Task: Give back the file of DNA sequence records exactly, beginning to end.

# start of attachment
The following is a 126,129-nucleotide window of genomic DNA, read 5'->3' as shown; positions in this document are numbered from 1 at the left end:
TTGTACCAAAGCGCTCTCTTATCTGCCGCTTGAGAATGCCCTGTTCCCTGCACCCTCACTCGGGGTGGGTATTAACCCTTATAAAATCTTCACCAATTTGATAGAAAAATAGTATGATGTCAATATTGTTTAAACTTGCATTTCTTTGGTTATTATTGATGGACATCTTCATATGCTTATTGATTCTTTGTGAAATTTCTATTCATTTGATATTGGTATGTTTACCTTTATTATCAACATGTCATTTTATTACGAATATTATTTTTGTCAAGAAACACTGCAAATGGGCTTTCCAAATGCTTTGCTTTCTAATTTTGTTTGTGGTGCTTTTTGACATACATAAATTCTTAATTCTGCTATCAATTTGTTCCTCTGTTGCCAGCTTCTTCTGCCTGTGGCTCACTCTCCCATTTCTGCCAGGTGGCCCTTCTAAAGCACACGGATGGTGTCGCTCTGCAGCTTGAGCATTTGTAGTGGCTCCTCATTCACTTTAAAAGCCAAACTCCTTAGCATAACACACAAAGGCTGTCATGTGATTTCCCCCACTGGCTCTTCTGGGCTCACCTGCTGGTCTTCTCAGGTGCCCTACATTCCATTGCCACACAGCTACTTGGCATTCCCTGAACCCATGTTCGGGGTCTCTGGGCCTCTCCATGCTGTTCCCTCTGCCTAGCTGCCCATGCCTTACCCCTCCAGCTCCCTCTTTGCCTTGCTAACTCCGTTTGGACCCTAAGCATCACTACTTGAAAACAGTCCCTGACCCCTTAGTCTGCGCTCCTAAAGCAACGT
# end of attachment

The following is a 126,129-nucleotide window of genomic DNA, read 5'->3' as shown; positions in this document are numbered from 1 at the left end:
TTGTACCAAAGCGCTCTCTTATCTGCCGCTTGAGAATGCCCTGTTCCCTGCACCCTCACTCGGGGTGGGTATTAACCCTTATAAAATCTTCACCAATTTGATAGAAAAATAGTATGATGTCAATATTGTTTAAACTTGCATTTCTTTGGTTATTATTGATGGACATCTTCATATGCTTATTGATTCTTTGTGAAATTTCTATTCATTTGATATTGGTATGTTTACCTTTATTATCAACATGTCATTTTATTACGAATATTATTTTTGTCAAGAAACACTGCAAATGGGCTTTCCAAATGCTTTGCTTTCTAATTTTGTTTGTGGTGCTTTTTGACATACATAAATTCTTAATTCTGCTATCAATTTGTTCCTCTGTTGCCAGCTTCTTCTGCCTGTGGCTCACTCTCCCATTTCTGCCAGGTGGCCCTTCTAAAGCACACGGATGGTGTCGCTCTGCAGCTTGAGCATTTGTAGTGGCTCCTCATTCACTTTAAAAGCCAAACTCCTTAGCATAACACACAAAGGCTGTCATGTGATTTCCCCCACTGGCTCTTCTGGGCTCACCTGCTGGTCTTCTCAGGTGCCCTACATTCCATTGCCACACAGCTACTTGGCATTCCCTGAACCCATGTTCGGGGTCTCTGGGCCTCTCCATGCTGTTCCCTCTGCCTAGCTGCCCATGCCTTACCCCTCCAGCTCCCTCTTTGCCTTGCTAACTCCGTTTGGACCCTAAGCATCACTACTTGAAAACAGTCCCTGACCCCTTAGTCTGCGCTCCTAAAGCAACGT